boekenNothing much, really. I should know. Since the age of 17 I have read 597 (yes, yes, 597, I can show you the list if you like, it’s not impressive at all). About 16 percent of these are books concerning the American Civil War. Which is… odd, to say the least.

So, what did reading 597 books get me? Pleasure? Not so much, I don’t enjoy reading that much, I mean, it’s ok, but it’s not the best. Knowledge? Surfing wikipedia is easier, faster and my memory absorbs wikipedia better than most books. Wisdom? Hmm. Nothing much comes to mind. The skills to write? Nope, I don’t see it. Did reading improve my languages? Sure. Somewhat.

I think the best thing reading gave me was the excitement of thinking that through reading I would find something, something big, something better. But I haven’t really. I mean, if 600 books don’t really do anything for me, why would 700 or 800 do the trick?

I can name only a couple of books that truly changed me. Tony Robbins’ books for example. Yes, yes, laugh all you want, but reading Tony Robbins helped me to make some very big changes in my life. Oh, and at some point in my life I derived motivation and determination from ‘Gates of Fire’ by Stephen Pressfield. As did reading about the American Civil War. I may have used several civil war generals as replacements for Gods and thinking of them as a replacement for prayer. Really, I’m not kidding. So I guess reading is certainly responsible for discipline and motivation I’ve had in several stages of my life.

What else? Reading has fueled some conversations. But I’m pretty sure books have stood in the way of my social life much more than reading has ever boosted it. I’m even wondering if my life wouldn’t be insanely better if I had invested all the hours spent reading in getting to know people, in socializing.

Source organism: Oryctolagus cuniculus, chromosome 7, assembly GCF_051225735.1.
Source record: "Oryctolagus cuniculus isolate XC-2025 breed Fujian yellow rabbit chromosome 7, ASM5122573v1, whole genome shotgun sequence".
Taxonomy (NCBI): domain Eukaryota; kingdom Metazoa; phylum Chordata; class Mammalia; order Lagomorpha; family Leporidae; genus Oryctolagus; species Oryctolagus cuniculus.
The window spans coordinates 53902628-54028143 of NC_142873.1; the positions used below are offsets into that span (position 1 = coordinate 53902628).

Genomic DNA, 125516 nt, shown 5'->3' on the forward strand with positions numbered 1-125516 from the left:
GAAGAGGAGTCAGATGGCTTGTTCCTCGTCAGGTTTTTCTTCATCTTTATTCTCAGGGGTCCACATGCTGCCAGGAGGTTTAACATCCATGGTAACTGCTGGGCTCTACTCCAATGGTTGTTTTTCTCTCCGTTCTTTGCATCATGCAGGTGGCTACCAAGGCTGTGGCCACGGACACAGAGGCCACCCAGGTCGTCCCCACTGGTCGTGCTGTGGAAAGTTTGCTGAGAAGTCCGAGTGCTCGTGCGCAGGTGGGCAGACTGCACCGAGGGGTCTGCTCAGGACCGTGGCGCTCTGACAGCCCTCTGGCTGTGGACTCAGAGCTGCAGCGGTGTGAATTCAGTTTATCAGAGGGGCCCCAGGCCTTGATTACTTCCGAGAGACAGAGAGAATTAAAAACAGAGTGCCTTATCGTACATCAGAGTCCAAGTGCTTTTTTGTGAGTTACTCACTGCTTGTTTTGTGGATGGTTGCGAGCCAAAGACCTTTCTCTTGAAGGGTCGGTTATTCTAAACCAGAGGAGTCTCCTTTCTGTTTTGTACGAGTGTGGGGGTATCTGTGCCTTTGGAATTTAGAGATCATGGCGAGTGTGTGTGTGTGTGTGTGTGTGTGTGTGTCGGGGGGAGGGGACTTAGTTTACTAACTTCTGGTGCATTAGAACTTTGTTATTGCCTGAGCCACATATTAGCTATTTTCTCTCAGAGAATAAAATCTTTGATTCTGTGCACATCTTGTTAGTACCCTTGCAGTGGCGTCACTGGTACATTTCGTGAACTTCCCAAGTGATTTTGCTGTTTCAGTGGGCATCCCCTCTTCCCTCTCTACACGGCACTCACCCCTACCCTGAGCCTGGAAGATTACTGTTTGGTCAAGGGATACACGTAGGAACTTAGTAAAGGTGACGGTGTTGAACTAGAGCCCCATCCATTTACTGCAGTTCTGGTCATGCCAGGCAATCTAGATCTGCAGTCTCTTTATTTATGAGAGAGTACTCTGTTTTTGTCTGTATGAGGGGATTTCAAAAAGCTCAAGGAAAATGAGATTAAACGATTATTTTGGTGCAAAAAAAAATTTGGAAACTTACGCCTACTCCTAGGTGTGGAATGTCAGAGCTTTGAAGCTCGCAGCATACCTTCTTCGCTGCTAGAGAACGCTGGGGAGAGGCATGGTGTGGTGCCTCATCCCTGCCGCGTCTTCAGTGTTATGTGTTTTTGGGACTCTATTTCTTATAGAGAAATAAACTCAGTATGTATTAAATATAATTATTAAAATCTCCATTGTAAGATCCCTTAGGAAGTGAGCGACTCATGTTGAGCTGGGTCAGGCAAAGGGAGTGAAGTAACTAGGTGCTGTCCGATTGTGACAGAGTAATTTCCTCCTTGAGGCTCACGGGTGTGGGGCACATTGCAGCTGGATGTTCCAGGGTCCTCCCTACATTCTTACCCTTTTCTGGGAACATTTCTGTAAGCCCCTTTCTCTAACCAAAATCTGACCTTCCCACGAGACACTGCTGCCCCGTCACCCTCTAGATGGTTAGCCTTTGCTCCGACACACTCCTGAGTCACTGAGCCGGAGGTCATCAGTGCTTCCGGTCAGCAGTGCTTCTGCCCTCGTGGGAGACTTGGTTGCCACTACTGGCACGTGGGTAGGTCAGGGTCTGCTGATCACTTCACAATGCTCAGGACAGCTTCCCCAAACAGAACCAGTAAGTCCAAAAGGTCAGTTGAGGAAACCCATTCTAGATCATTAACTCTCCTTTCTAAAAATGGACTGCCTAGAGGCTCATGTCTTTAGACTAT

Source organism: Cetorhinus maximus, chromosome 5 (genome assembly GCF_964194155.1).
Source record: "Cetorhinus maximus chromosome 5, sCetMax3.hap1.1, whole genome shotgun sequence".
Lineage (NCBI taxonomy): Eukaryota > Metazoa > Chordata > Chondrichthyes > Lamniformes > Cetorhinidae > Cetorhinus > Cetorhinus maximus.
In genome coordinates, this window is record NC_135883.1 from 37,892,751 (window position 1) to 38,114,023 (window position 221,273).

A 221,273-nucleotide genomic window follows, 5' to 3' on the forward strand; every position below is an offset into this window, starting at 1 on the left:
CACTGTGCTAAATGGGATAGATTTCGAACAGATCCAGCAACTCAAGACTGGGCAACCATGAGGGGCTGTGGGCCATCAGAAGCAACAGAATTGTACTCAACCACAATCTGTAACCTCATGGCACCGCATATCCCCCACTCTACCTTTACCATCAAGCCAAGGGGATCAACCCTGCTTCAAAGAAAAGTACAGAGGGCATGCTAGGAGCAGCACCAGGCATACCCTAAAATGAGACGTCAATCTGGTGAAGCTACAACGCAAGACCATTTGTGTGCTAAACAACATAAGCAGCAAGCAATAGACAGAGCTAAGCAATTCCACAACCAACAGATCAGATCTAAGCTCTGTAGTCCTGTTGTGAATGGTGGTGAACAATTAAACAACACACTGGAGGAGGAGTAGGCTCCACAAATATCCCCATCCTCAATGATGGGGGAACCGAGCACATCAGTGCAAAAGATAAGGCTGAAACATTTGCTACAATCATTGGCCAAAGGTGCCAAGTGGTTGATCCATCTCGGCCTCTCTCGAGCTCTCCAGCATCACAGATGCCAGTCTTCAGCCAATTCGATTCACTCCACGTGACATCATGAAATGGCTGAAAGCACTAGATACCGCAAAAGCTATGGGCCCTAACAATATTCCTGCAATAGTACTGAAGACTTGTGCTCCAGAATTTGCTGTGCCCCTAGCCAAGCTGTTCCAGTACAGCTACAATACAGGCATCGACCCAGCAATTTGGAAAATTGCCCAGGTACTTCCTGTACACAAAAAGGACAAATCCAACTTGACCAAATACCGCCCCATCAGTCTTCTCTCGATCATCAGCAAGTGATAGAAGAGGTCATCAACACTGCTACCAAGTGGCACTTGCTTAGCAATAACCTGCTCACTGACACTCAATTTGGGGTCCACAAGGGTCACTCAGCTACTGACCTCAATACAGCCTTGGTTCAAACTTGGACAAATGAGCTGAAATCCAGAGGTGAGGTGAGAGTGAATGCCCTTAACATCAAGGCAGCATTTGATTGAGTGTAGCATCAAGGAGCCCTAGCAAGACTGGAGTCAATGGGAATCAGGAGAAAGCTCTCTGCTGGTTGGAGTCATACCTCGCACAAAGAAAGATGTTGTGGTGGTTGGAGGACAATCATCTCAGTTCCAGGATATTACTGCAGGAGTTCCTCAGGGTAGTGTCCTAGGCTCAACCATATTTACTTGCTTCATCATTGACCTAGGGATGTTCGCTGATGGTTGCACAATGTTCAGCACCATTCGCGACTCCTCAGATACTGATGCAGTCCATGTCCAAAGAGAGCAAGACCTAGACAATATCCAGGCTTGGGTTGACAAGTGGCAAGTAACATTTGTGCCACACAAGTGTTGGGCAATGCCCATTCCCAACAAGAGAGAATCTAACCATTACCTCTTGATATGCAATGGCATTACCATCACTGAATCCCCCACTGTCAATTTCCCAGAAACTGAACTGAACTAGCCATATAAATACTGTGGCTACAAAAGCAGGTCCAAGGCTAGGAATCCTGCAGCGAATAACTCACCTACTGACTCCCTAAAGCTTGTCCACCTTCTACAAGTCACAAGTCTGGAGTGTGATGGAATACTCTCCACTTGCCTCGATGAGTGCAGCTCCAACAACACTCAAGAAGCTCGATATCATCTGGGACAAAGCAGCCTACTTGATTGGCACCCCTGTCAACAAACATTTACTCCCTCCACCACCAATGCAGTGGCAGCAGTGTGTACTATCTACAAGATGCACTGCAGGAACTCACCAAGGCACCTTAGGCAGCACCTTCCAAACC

All of the above is quite likely very true, but then why don’t I just quit reading? What do I hope to find in books? An escape? Really? An escape from what? Real life? I really don’t have that feeling, it seems to me I’m scavenging books for useful tools to manage my life better. But do I ever stumble across anything useful? My guess is that it’s a poor investment. For x hours spent reading, how many gems of wisdom do I dig up? I have absolutely no idea of course.

Does reading -perhaps, perhaps- make me a better person? Do books sharpen my intuition, my empathy, do they bring a certain elegance to my language, do they hone my verbal skills? Oh, as far as my verbal skills are concerned I can give you a very definite answer: reading has done more damage than good to my verbal skills. The more I read the more I have to think before I can say anything. Perhaps because reading a lot makes me more nuanced about just about any issue at all.

Do I read because it makes me feel better than people who don’t read? Sure. There’s that, yes. Sure. I can sit in an airplane and be the only person with a book and I’m thinking: YOU DUMB FUCKS HOW CAN YOU WASTE 2 HOURS OF FLYING JUST SITTING THERE LIKE BRAIN DEAD DUCKS IN A SLAUGHTER PEN???

But are the bookless people really the dumb fucks? Perhaps in their minds they are having the most lucrative business ideas while I’m sitting there reading about some guy named Raskolnikov butchering a creepy old granny.

Something tells me I’ll keep on reading. If only to make sure I haven’t bought 400 books in vain over the course of two or three years. They are screaming for my attention. Me, who vaguely hopes 400 more books will accomplish what their 600 predecessors couldn’t: Get me a life that fully engages me.

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